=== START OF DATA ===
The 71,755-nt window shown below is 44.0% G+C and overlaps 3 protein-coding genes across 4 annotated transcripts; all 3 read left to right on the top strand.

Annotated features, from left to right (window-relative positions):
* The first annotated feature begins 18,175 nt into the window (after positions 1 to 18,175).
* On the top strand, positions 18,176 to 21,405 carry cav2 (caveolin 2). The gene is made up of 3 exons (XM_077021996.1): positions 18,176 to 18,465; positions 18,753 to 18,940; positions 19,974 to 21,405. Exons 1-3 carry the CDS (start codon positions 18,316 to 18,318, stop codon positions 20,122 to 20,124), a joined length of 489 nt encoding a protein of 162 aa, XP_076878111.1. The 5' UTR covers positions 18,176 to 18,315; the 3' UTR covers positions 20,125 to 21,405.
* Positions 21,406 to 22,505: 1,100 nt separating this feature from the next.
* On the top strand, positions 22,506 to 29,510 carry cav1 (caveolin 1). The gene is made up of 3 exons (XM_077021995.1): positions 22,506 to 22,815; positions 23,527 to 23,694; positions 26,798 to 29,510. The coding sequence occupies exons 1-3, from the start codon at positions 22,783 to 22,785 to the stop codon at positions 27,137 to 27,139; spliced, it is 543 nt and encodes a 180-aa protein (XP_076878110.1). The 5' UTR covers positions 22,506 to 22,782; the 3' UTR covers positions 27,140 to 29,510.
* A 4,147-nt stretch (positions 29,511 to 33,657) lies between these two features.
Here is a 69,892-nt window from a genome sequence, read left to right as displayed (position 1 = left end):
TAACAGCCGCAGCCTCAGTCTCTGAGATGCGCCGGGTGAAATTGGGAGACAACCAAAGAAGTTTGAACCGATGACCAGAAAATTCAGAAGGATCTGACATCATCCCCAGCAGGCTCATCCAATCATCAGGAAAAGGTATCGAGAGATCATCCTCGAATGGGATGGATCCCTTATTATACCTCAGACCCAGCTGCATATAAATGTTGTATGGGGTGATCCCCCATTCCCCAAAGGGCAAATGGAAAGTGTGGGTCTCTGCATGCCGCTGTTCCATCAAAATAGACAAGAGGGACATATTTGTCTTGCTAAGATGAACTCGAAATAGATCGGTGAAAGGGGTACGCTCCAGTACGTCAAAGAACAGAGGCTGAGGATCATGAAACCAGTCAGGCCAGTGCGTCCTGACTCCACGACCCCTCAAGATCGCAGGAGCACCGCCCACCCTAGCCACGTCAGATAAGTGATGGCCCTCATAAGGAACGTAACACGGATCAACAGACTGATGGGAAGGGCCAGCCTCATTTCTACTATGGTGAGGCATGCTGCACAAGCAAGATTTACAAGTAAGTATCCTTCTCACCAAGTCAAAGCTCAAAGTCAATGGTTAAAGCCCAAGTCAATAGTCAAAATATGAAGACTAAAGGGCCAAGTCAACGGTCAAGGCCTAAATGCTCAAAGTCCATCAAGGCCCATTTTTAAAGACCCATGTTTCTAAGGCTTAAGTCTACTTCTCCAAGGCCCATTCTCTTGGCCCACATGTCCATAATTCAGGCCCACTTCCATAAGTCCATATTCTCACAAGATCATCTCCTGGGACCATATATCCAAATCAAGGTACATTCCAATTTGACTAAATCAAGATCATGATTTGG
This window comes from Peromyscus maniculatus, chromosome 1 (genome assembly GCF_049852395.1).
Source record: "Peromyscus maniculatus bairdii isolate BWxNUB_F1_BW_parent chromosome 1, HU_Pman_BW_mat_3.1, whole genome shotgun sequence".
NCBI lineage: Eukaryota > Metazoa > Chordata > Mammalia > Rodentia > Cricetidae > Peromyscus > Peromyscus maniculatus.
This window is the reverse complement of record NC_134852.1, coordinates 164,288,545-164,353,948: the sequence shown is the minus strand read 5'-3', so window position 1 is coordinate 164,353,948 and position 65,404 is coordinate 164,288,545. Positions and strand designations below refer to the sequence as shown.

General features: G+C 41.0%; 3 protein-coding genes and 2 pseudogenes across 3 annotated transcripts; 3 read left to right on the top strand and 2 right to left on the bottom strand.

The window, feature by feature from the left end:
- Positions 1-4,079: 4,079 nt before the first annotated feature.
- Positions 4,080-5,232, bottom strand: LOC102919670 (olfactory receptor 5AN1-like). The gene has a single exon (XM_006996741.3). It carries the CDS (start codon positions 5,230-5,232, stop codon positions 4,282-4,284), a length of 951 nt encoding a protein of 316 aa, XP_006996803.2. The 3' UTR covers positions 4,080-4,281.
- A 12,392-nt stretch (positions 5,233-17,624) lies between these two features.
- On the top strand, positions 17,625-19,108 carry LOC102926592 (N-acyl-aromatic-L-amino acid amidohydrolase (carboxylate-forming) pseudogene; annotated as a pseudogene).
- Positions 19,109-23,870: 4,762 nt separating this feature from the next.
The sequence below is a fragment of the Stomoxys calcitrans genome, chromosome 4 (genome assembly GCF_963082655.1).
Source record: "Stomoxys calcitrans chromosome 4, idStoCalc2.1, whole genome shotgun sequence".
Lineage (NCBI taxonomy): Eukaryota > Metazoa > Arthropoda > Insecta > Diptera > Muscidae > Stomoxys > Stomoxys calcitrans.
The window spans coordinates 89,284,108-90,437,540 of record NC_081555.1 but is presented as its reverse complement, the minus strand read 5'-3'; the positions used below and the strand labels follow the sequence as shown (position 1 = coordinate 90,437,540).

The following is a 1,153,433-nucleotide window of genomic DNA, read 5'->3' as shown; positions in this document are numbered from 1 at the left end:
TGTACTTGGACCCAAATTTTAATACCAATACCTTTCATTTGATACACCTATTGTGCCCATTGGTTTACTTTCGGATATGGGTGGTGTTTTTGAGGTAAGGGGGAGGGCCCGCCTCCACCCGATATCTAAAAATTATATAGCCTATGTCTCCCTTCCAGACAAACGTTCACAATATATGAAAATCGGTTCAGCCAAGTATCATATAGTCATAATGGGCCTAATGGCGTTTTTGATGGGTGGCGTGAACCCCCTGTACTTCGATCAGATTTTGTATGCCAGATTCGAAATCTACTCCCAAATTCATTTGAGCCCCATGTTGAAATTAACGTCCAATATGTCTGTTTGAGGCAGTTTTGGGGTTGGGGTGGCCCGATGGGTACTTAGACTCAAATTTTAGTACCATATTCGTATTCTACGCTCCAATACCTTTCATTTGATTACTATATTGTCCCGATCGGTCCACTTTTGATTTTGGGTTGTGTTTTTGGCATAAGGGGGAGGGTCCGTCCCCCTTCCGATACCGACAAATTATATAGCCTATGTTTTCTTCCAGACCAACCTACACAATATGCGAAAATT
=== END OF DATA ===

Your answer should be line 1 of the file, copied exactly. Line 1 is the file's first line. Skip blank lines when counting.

The 71,755-nt window shown below is 44.0% G+C and overlaps 3 protein-coding genes across 4 annotated transcripts; all 3 read left to right on the top strand.